Tag Archives: Rock n Roll Hotel

Galaxy Hut Sucks (at Informing People)

Galaxy Hut has been unable to properly market itself for a long time. The biggest annoyance, though, is that you can’t see the music venue’s calendar unless you are a fan (or whatever they are calling it these days) on Facebook. Sure, this is easy/lazy for the booker, but it screws people looking to quickly check or for people who don’t participate in Facebook (dudes, the ‘net is about being open, not about giving away your private data).

Galaxy Hut isn’t the only music venue with silly calendar practices. For example, Rock ‘n’ Roll‘s calendar page used to note that its calendar is not a reliable source of upcoming shows.

And the problems don’t stop there. Other music venues fail basic spelling tests (Red and Black) or mobile technology (HR57), just to name a few current quibbles. None of these issues are much of a problem given the “quality” bands/groups these venues book, with the exception of HR57 (although it does feature a rather stale rotation). Plus, the vast majority of sites use a splash screen for some reason.

Just to prove I’m not a total hater, Black Cat is always a reliable and informative site, as is Velvet Lounge, which I consider to be the best basic DC-area music-venue site.

And to demonstrate I can criticize the things I still–because I’ve moved on from these scenes–I consider the Kennedy Center‘s page to be nearly unusable.

Rock Has No Soul, But Does It Have Flow?

Thanks to an incredibly generous HD, I was able to see Vampire Weekend when they played Rock ‘n’ Roll Hotel in early February. Given all the hype, I expected them to both bore and hurt, but I was surprised (yeah, yeah, the album is on my To Listen list).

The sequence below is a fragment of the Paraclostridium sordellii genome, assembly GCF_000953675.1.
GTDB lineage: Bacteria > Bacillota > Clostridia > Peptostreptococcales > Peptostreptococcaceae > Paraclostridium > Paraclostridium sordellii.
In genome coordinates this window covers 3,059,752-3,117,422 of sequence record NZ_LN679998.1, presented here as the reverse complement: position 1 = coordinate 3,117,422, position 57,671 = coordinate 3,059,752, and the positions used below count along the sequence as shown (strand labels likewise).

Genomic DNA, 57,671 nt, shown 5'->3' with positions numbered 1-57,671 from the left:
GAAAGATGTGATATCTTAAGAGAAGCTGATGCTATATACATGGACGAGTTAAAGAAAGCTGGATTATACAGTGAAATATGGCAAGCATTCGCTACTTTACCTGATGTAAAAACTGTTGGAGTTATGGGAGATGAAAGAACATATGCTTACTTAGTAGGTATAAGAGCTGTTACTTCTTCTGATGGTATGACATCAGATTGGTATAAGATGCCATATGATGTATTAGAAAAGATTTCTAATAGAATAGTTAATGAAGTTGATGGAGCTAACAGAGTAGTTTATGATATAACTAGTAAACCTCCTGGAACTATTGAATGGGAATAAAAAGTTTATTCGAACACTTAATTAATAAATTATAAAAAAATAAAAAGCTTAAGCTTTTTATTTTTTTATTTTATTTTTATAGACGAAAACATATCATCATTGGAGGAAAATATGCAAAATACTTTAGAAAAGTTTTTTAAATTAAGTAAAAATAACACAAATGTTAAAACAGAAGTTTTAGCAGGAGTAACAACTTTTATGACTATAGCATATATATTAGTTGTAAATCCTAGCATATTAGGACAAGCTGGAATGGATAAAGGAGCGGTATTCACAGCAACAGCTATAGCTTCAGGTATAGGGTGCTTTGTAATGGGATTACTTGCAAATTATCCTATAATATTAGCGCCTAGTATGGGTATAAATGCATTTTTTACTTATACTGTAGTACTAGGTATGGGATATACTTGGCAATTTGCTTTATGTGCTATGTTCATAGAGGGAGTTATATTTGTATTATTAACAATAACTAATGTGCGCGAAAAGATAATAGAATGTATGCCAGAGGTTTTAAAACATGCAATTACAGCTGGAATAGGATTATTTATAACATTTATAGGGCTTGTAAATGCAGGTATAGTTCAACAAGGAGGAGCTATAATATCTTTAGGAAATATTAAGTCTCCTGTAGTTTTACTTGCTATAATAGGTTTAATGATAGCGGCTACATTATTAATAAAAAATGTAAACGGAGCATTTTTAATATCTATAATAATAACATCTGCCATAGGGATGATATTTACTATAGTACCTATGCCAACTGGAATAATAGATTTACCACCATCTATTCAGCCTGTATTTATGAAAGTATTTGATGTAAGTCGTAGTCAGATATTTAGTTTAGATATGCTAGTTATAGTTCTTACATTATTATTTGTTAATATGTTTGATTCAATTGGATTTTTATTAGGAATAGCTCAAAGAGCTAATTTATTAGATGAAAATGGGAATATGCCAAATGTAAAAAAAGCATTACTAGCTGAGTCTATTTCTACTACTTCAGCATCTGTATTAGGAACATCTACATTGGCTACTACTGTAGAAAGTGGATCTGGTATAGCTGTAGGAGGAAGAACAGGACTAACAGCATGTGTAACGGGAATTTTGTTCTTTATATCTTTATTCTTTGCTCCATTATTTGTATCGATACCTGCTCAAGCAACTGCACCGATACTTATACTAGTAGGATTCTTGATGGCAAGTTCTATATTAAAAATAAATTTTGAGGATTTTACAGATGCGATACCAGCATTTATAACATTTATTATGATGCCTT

I thoroughly enjoyed the show, but quickly noticed two aspects of the band. First, they are clearly young. Their sound is bare and minimalist (but not in the good German way), needing to expand, be filled in, and evolve past the rather simple structure of each of their songs. That part’s doable and standard.

The other issue, though, is that the lead singer (Ezra Koenig) has no flow. All of their songs are delivered in the same monotone post-Brit pop way. While the nasality of it all is loved by the birds and very trendy, the lack of tempo, note, and style changes–in other words, flow–is not. Even in the whitest of white genres, indie rock, (good) bands usually have lead singers with a bit of flow. And those outstanding bands have lead singers with amazing flow. In this latter case, the best example I can think of is Karen O, who uses incredible significant and nuanced vocal/flow changes within a song, between songs, and across albums (Admission: I listen to the entire YYYs discography once every 36 hours, on average).

It would be difficult to argue that flow does not matter to all music with vocals, but we rarely think, hear, read, or write about its importance outside of hip hop. At best, there is mention of the singer’s voice, but that usually has to do with energy, clarity, and pitch, not the more general but also more specific notion of flow. So here’s my purely rhetorical question: Why?

Rock ‘n’ Roll Hotel’s Bar Is Done

I’m tired of the crowd and nonsense self-hype of the Rock ‘n’ Roll Hotel’s bar. How did it attract the need-to-be-seen-and-stupid crowd so fast? It’s now added to my for-suckas-only list. Want some photo-tastic proof? Go here (beer bongs?).

Don’t get me wrong, the bands they get are still great, and I’ll still end up there once a week or so.